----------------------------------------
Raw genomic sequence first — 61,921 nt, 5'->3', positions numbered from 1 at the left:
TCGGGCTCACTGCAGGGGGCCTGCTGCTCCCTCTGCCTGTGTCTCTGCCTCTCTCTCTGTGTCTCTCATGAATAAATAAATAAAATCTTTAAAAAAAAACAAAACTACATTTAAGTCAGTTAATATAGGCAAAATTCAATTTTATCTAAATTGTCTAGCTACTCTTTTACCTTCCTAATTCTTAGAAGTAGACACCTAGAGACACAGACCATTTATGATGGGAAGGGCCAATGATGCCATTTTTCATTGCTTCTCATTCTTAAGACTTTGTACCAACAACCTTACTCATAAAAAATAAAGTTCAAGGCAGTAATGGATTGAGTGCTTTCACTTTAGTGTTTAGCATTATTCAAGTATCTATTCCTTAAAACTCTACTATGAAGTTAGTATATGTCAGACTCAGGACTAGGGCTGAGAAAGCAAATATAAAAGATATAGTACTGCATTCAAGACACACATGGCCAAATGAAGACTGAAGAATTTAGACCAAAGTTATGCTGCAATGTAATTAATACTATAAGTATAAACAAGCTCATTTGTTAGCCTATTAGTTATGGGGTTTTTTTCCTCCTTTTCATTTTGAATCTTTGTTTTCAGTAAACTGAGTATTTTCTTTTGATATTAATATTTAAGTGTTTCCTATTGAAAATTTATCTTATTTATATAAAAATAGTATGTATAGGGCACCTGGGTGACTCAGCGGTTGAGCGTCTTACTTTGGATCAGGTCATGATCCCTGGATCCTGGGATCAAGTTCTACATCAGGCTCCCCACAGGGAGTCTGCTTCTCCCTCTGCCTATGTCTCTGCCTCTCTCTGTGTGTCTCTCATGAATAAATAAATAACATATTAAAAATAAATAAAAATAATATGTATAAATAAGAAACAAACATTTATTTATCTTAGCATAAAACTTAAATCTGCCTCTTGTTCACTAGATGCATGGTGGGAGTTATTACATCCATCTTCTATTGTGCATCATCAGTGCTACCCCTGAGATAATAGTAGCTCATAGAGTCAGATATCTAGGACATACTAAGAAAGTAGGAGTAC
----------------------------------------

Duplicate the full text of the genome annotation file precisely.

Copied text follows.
Raw genomic sequence first — 61,921 nt, 5'->3', positions numbered from 1 at the left:
TCGGGCTCACTGCAGGGGGCCTGCTGCTCCCTCTGCCTGTGTCTCTGCCTCTCTCTCTGTGTCTCTCATGAATAAATAAATAAAATCTTTAAAAAAAAACAAAACTACATTTAAGTCAGTTAATATAGGCAAAATTCAATTTTATCTAAATTGTCTAGCTACTCTTTTACCTTCCTAATTCTTAGAAGTAGACACCTAGAGACACAGACCATTTATGATGGGAAGGGCCAATGATGCCATTTTTCATTGCTTCTCATTCTTAAGACTTTGTACCAACAACCTTACTCATAAAAAATAAAGTTCAAGGCAGTAATGGATTGAGTGCTTTCACTTTAGTGTTTAGCATTATTCAAGTATCTATTCCTTAAAACTCTACTATGAAGTTAGTATATGTCAGACTCAGGACTAGGGCTGAGAAAGCAAATATAAAAGATATAGTACTGCATTCAAGACACACATGGCCAAATGAAGACTGAAGAATTTAGACCAAAGTTATGCTGCAATGTAATTAATACTATAAGTATAAACAAGCTCATTTGTTAGCCTATTAGTTATGGGGTTTTTTTCCTCCTTTTCATTTTGAATCTTTGTTTTCAGTAAACTGAGTATTTTCTTTTGATATTAATATTTAAGTGTTTCCTATTGAAAATTTATCTTATTTATATAAAAATAGTATGTATAGGGCACCTGGGTGACTCAGCGGTTGAGCGTCTTACTTTGGATCAGGTCATGATCCCTGGATCCTGGGATCAAGTTCTACATCAGGCTCCCCACAGGGAGTCTGCTTCTCCCTCTGCCTATGTCTCTGCCTCTCTCTGTGTGTCTCTCATGAATAAATAAATAACATATTAAAAATAAATAAAAATAATATGTATAAATAAGAAACAAACATTTATTTATCTTAGCATAAAACTTAAATCTGCCTCTTGTTCACTAGATGCATGGTGGGAGTTATTACATCCATCTTCTATTGTGCATCATCAGTGCTACCCCTGAGATAATAGTAGCTCATAGAGTCAGATATCTAGGACATACTAAGAAAGTAGGAGTAC